Been lurking on this forum for a good while, and I gotta say I appreciate a lot of the info you post. This recipe looks like a tasty one...easy and cheap too...I got all the ingredients for like $17! Just wanted to know how much water per lb of grain you mash with on this recipe, and how much you generally sparge with. Thanks!:mug:
 
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EdWort

EdWort

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Hawkie333 said:
Just wanted to know how much water per lb of grain you mash with on this recipe, and how much you generally sparge with. Thanks!:mug:
Thanks, I batch sparge 1.33 qts. per pound. It's basically 3.5 gallons.
 

ScubaSteve

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Alright, game on....this brew day was probably one of the most stress free days I've had. Instead of 4 additions I chose to sprinkle a few hop pellets in every few mins or so (A la Dogfishhead) saving a fair amount for flameout. Hopefully this will create that awesome aroma. I expect this fermentation to be a quick one, as dry yeast can be hellaciously active. Will post results!
 
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EdWort

EdWort

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Hawkie333 said:
Alright, game on....this brew day was probably one of the most stress free days I've had. Instead of 4 additions I chose to sprinkle a few hop pellets in every few mins or so (A la Dogfishhead) saving a fair amount for flameout. Hopefully this will create that awesome aroma. I expect this fermentation to be a quick one, as dry yeast can be hellaciously active. Will post results!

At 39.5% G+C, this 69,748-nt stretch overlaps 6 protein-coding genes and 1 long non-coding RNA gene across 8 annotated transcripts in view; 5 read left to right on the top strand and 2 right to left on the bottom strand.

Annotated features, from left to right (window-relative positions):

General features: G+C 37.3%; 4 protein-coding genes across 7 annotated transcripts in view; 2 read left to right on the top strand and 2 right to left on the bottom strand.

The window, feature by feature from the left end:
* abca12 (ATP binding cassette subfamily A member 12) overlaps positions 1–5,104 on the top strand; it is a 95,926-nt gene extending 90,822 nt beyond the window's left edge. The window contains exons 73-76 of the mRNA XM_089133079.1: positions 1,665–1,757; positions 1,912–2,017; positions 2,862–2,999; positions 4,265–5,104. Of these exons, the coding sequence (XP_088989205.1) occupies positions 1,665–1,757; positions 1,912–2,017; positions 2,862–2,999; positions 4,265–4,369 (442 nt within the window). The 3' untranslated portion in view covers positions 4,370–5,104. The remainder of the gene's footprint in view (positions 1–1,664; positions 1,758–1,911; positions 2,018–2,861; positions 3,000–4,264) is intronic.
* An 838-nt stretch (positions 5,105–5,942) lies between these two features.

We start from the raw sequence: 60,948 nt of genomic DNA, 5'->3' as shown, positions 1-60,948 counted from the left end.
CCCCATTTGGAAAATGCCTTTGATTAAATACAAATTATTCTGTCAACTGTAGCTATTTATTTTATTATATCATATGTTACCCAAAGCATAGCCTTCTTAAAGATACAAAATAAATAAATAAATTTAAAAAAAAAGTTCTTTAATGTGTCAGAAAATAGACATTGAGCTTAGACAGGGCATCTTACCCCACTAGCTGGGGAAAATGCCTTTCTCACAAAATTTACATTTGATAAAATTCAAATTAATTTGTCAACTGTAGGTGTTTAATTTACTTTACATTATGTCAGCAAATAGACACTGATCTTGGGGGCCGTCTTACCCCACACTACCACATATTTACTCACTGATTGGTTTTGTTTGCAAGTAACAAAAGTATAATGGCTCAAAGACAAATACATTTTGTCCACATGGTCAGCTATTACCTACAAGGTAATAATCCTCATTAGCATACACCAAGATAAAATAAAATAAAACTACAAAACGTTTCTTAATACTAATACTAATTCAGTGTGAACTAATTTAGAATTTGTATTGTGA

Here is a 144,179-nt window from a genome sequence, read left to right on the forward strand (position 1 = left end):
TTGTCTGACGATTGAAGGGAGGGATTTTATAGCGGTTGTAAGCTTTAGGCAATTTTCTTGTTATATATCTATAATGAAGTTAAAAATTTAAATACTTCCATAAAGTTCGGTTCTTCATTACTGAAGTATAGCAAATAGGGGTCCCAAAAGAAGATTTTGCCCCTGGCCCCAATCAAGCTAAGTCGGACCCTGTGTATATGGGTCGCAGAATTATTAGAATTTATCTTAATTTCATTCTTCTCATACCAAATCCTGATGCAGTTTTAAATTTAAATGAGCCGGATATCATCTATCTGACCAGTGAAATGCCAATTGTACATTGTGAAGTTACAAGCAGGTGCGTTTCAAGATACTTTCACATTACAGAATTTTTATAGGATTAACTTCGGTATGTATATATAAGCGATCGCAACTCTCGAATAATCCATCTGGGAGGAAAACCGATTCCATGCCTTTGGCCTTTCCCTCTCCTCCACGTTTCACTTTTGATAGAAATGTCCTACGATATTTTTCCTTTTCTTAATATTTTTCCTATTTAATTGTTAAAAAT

You will. Did you drink your hydrometer jar?
 

ScubaSteve

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You know I did. :cross: The aroma was pretty good, I have to say. We'll see how the yeast affect the whole equation. Very little lag time, probably less than 8hrs (I don't know, I was asleep) and a good size krausen. I had just enough time to replace the airlock with a blow off before it went up into the neck.

On a side note, I always try to taste hydrometer samples...I find it especially useful in diagnosing at what point in the process something may have gone wrong.
 

Yooper

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I mash at 1.25 quarts per pound of grain- and I assume that Edwort does, too, or around that amount. I use Beersmith software which does the calculations for me, and they have a free trial if you wanted to give it a try.

And he said he sparges at 1.33 qts per pound, so that 3.5 gallons there is the sparge water.
 
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EdWort

EdWort

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I want 6.5 gallons to the kettle and I'll boil off a gallon.

I mash in at 1.33 quarts per pounds, so that's about 3.5 gallons. I batch Sparge, so I'll need 5 quarts (to account for water absorption by the grain) add to the end of the mash for the first run off of 3.25 gallons. Then add 3.25 gallons back to the cooler, stir well, wait 10 minutes, and drain again. Don't forget to vorlauf.
 

FSR402

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EdWort said:
I want 6.5 gallons to the kettle and I'll boil off a gallon.

I mash in at 1.33 quarts per pounds, so that's about 3.5 gallons. I batch Sparge, so I'll need 5 quarts (to account for water absorption by the grain) add to the end of the mash for the first run off of 3.25 gallons. Then add 3.25 gallons back to the cooler, stir well, wait 10 minutes, and drain again. Don't forget to vorlauf.